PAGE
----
By Warren Heggarty
Do you experience regular or intense pain anywhere in your body? Or do you have an old injury that can sometimes cause pain?
According to Pain Australia, everyone, including medical practitioners, could benefit from a better understanding of chronic pain. Like mental health issues, there is stigma associated with it, a sense that person with chronic pain is somehow making it all up. Pain is invisible to others and this can add to the frustration when it interferes with your day-to-day living.
Chronic pain is usually defined as lasting for more than three months. Most regular aches and pains are easily fixed with analgesics or anti-inflamatory medicine. However, chronic, intense pain is often difficult to treat. According to Professor Philip Siddall, Director of the Pain Management Service at Greenwich Hospital, medicines for nerve and other chronic pain have only a partial effect at best. “People have asked me to amputate their leg, just to get rid of the fire that never goes away. With this desperation and distress, it is tempting to try anything in the hope that it will give relief.” (Siddall, 2018)
Another form of chronic pain is “phantom limb pain.” Because our brains carry a “map” of our bodies, even if part of the body is no longer there (following an amputation) the part of the brain onto which it is “mapped” still is. It is thought that this generates the sometimes excruciating pain that people feel after an amputation (Stephenson, 2013, Stephens, 2014)
According to Michael Nicholas, director of pain education and management programs at the Royal North Shore Hospital in Sydney says that opioids have “very limited utility” for chronic pain. This is partly because their effectiveness reduces over time. And while they might initially dull the pain, “they dull you, too.” They merely mask the pain without doing anything about it (Powell, 2018).
Living with pain
This raises the related issue of opioid addiction (see ACTION Recovery Conversations May page 3) which is an increasing problem, especially in rural and remote areas where there is not the same accesses to alternative pain management methods. Nicholas says that people need to work out other ways to live that don’t involve trying to avoid or escape from pain. “Unfortunately, you have to accept living with pain.” (Powell, 2018)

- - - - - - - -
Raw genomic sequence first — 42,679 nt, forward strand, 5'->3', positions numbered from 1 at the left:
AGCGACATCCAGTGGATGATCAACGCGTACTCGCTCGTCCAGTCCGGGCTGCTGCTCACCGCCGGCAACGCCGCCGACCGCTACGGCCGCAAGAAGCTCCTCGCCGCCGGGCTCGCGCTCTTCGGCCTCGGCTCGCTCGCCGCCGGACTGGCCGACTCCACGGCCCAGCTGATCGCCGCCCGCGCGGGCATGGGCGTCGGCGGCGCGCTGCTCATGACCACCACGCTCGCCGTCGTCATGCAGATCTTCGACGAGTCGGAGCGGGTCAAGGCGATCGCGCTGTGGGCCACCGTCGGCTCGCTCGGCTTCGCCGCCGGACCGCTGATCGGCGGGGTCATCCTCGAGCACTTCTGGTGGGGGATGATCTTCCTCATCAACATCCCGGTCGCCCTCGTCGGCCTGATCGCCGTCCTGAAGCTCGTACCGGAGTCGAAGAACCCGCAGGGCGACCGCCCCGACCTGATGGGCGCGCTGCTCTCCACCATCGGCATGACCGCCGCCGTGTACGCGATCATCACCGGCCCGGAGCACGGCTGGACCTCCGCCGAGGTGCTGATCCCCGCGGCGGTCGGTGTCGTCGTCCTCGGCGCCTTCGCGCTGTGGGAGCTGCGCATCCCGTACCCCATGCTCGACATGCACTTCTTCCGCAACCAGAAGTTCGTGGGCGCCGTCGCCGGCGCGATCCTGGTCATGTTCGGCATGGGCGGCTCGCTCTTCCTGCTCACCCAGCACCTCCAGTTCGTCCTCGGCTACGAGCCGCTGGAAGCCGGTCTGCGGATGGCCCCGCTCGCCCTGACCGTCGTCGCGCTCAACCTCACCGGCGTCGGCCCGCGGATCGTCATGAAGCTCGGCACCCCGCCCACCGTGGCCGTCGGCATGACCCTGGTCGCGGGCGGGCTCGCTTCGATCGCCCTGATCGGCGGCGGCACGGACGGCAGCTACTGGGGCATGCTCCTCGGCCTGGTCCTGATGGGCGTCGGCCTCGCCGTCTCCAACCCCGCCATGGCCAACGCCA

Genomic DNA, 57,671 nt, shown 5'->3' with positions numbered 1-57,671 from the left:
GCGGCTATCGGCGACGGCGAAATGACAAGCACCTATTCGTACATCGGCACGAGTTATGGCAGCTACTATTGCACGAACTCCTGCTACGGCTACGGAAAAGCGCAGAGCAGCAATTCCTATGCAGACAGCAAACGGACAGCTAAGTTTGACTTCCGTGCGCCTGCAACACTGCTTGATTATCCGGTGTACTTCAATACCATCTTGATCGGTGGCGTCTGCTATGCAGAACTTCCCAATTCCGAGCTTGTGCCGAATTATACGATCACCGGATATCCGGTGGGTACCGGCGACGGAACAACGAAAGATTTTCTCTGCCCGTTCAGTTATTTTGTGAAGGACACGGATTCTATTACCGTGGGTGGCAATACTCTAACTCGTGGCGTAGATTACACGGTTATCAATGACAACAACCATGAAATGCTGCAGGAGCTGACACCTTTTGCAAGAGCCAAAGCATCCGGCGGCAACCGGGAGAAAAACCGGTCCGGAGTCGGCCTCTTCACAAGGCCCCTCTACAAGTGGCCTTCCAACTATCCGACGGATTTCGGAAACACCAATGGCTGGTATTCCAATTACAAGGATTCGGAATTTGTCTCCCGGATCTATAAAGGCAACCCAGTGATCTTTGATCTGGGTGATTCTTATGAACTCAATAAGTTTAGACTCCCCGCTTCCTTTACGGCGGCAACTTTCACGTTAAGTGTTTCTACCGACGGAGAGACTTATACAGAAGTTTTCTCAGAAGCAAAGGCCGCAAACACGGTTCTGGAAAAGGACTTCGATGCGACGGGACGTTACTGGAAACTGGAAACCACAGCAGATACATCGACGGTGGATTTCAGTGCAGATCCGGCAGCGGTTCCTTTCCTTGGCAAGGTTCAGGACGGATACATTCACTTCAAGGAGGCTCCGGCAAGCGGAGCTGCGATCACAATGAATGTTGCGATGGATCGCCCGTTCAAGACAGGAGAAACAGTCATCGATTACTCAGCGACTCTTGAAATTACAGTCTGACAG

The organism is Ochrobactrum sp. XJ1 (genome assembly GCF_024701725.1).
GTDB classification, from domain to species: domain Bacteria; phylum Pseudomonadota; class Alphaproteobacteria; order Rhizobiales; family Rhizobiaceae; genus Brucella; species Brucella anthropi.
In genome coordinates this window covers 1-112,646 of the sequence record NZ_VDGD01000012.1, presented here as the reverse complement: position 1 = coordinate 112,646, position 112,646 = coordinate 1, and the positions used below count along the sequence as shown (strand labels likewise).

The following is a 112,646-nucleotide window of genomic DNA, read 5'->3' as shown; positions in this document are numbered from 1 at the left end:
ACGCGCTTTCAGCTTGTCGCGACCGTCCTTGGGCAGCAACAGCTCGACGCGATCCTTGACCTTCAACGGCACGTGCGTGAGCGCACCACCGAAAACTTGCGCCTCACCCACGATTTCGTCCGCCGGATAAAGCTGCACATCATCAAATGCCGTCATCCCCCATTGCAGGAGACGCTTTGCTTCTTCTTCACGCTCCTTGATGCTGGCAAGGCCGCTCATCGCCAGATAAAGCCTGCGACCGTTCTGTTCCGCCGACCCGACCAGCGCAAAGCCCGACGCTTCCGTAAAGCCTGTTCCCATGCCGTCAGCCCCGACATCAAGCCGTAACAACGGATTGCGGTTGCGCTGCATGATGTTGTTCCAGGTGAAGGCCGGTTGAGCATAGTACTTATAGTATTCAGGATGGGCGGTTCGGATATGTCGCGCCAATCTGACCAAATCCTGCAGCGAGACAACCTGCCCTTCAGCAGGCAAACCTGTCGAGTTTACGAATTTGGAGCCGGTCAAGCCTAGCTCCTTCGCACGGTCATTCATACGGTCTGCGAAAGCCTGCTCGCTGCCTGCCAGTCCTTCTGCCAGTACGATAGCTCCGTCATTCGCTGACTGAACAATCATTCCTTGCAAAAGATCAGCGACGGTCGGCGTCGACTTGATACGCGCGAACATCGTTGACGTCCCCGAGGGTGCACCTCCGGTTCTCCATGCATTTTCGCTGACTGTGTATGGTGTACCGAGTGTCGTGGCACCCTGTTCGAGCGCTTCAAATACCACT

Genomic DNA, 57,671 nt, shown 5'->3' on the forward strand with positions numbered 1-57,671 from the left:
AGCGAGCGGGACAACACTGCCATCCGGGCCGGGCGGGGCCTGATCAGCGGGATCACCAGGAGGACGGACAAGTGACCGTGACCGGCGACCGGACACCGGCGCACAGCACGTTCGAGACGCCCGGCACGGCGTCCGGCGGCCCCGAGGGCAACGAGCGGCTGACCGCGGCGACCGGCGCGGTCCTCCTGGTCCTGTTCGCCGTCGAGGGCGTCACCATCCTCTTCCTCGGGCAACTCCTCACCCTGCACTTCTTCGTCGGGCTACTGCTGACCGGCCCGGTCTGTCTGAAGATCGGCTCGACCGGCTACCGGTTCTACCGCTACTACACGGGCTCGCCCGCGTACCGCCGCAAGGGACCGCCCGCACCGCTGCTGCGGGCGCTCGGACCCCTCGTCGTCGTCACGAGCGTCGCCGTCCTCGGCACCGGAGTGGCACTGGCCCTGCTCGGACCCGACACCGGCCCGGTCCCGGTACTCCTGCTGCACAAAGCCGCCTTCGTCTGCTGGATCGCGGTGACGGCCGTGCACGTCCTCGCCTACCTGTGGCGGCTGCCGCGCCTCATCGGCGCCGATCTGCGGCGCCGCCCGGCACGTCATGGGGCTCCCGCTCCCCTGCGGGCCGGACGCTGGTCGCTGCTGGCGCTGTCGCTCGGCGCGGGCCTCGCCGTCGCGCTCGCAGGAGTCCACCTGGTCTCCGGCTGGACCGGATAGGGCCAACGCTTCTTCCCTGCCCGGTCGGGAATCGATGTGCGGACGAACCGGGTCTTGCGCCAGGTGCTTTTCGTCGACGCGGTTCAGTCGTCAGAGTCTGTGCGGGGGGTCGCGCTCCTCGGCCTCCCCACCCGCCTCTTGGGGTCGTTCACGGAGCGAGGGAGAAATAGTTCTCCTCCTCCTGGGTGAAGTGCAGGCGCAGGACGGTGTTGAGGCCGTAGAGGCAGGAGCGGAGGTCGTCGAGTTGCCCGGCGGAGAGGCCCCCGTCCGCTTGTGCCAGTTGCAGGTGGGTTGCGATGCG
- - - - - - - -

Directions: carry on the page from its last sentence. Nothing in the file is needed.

The Australian Pain Management Association recommends that patients be involved in all decision-making about their treatment. According to Australian Pain Management Association, there are four main approaches to pain:
• Psychological strategies, for example acceptance therapy and cognitive-behavioural therapy
• Physical strategies, for example avoiding pain triggers and pacing your physical activity (bearing in mind that the idea is not to avoid living!)
• Medicinal strategies with regular reviews
• Social strategies, for example support groups, family and friends.
This is just a general discussion of some types of chronic pain. Always consult your doctor to get qualified advice.
Australian Pain Management Association. (n.d.). Helping Patients Live with Neuropathic Pain. Retrieved September 25, 2018, from NPS Medicinewise: https://www.nps.org.au/medical-info/clinical-topics/neuropathic-pain
Powell, S. (2018, February 14). A fine line between relief and craving. The Australian.
Siddall, P. (2018, March 6). Neuropathic pain: diagnosis and treatment today. Retrieved from Medicinewise News: https://www.nps.org.au/news/neuropathic-pain-diagnosis-and-treatment-today
Stephens, C. (Director). (2014). How to do Mirror Therapy for Phantom Pain [Motion Picture]. Retrieved from https://www.youtube.com/watch?v=HMIparaWrUo
Stephenson, C. (Writer), & Stephenson, C. (Director). (2013). Discussing phantom limb sensations and pain with amputation [Motion Picture]. Retrieved from https://www.youtube.com/watch?v=-P5S0ayEp08
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